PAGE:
Interaction of Fire and Rainfall Variability on Tree Structure and Carbon Fluxes in Savannas: Application of the Flames Model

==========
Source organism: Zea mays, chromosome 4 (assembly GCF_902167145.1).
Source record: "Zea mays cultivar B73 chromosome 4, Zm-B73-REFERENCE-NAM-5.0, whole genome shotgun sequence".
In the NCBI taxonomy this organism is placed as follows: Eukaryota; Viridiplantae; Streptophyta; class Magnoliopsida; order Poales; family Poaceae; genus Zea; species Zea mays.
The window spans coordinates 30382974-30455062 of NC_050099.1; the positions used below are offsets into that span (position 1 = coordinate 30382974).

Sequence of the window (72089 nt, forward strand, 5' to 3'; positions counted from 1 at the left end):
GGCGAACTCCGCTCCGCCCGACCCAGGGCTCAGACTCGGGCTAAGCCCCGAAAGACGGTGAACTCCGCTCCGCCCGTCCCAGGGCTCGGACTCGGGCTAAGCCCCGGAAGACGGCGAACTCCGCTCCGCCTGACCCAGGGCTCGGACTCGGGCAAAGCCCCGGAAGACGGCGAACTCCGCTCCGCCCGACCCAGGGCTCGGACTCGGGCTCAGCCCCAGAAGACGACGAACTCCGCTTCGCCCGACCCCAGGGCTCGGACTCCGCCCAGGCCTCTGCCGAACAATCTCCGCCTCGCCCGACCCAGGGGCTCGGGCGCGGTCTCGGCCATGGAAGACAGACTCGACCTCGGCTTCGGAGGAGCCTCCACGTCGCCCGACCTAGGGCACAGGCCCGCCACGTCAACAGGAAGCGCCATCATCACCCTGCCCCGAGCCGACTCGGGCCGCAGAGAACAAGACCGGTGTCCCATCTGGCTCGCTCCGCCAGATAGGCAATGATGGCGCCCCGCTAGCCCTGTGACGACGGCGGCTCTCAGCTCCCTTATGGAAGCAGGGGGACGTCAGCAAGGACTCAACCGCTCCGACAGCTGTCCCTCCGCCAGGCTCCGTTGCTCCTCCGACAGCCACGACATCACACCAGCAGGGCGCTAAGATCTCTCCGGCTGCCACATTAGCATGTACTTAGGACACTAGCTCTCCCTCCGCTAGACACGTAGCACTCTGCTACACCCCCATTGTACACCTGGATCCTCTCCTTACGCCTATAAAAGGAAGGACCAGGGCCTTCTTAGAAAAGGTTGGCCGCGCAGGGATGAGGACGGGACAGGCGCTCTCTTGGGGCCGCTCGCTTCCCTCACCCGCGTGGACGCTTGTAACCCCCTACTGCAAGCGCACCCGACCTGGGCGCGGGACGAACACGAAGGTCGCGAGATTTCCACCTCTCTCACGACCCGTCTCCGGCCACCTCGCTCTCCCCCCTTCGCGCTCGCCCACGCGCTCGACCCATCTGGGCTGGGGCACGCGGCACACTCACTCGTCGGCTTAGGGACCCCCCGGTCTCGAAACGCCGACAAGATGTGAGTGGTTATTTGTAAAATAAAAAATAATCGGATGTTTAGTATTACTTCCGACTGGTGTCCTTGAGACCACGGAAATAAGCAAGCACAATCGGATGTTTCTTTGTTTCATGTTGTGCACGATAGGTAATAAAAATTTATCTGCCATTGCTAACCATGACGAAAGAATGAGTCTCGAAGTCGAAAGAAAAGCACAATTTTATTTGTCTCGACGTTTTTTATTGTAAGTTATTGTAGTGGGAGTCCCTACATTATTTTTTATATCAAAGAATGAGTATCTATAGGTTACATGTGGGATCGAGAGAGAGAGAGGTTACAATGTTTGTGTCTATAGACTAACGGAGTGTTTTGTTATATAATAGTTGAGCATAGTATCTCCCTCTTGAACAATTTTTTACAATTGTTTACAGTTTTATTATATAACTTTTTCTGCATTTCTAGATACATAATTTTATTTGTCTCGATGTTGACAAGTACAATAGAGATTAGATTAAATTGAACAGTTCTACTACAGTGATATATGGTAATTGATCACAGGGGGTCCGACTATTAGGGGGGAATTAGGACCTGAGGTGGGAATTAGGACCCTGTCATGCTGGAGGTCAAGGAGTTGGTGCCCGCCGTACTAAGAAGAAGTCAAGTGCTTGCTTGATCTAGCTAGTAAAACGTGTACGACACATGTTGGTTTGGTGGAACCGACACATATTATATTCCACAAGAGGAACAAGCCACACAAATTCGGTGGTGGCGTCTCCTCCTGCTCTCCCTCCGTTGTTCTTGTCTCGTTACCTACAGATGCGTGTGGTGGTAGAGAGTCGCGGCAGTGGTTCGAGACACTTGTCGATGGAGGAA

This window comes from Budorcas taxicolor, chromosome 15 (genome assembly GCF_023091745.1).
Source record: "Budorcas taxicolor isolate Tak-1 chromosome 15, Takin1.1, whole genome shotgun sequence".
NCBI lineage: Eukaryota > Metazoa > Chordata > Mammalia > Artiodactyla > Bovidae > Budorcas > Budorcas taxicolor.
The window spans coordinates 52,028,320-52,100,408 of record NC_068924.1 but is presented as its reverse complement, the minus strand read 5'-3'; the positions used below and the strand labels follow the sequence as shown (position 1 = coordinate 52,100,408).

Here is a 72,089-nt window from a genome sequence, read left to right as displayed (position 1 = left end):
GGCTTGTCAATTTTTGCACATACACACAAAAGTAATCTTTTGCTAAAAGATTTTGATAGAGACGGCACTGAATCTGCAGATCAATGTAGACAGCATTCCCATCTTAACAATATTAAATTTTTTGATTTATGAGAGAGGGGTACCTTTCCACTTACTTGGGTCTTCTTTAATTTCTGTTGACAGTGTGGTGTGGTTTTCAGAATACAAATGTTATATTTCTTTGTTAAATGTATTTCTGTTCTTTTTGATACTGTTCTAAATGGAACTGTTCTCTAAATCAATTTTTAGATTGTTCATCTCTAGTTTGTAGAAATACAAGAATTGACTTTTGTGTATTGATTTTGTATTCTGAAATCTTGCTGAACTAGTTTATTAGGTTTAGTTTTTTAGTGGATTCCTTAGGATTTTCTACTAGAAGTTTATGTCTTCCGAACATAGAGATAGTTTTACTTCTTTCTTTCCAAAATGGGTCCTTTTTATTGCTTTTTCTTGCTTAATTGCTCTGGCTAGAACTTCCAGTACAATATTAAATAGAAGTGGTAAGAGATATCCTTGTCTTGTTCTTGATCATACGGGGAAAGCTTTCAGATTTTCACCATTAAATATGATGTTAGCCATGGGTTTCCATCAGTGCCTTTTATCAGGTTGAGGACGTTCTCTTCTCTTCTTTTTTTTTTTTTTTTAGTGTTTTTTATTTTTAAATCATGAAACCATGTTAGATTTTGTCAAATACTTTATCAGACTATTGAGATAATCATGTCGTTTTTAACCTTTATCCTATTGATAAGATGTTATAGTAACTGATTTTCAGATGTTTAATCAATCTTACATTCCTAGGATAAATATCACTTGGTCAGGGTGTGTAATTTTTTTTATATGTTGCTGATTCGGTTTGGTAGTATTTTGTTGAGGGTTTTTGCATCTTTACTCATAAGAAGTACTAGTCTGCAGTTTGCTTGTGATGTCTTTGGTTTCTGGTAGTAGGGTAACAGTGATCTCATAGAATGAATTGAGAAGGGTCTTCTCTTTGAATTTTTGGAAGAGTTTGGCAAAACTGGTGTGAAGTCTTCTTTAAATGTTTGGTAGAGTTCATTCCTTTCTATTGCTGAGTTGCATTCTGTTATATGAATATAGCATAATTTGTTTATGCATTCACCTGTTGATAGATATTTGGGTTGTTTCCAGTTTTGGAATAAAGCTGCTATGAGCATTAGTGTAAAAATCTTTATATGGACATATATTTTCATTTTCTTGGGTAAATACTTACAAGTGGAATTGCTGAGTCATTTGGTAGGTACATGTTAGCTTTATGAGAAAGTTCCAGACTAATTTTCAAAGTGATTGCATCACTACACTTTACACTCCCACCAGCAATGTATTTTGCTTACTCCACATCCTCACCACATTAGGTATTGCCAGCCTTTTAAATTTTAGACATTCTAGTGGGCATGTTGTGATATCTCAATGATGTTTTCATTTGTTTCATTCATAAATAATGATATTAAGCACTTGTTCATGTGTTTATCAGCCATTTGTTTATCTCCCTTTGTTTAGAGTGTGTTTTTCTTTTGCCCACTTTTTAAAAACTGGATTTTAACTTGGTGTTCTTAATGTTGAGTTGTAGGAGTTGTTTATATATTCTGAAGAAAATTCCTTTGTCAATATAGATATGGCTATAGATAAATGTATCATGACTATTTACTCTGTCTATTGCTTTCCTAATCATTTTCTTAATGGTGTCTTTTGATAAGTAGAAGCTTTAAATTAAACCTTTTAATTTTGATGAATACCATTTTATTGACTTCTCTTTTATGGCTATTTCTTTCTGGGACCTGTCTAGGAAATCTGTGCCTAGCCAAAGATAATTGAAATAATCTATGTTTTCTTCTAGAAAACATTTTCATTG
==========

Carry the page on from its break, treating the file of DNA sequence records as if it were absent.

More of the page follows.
From an Australian perspective, the analysis by Sankaran et al. (2005) of the interactive effects of precipitation and disturbance on vegetation structure of African savannas raises a range of questions. These authors concluded on the basis of data from savannas across Africa that below 650 mm mean annual precipitation (MAP), African savannas were stable, in that rainfall constrained woody cover below about 70%, which allows the persistence of grass. For MAPs above this value, and in the absence of fire and other disturbances, woody cover could increase to levels that exclude grass, and thus savannas defined by the coexistence of trees and grass were not stable. Both above and below 650 mm mean annual precipitation (MAP), disturbance by fire and herbivory and stresses from edaphic conditions could and mostly did lead to woody cover being below the climatic optimum.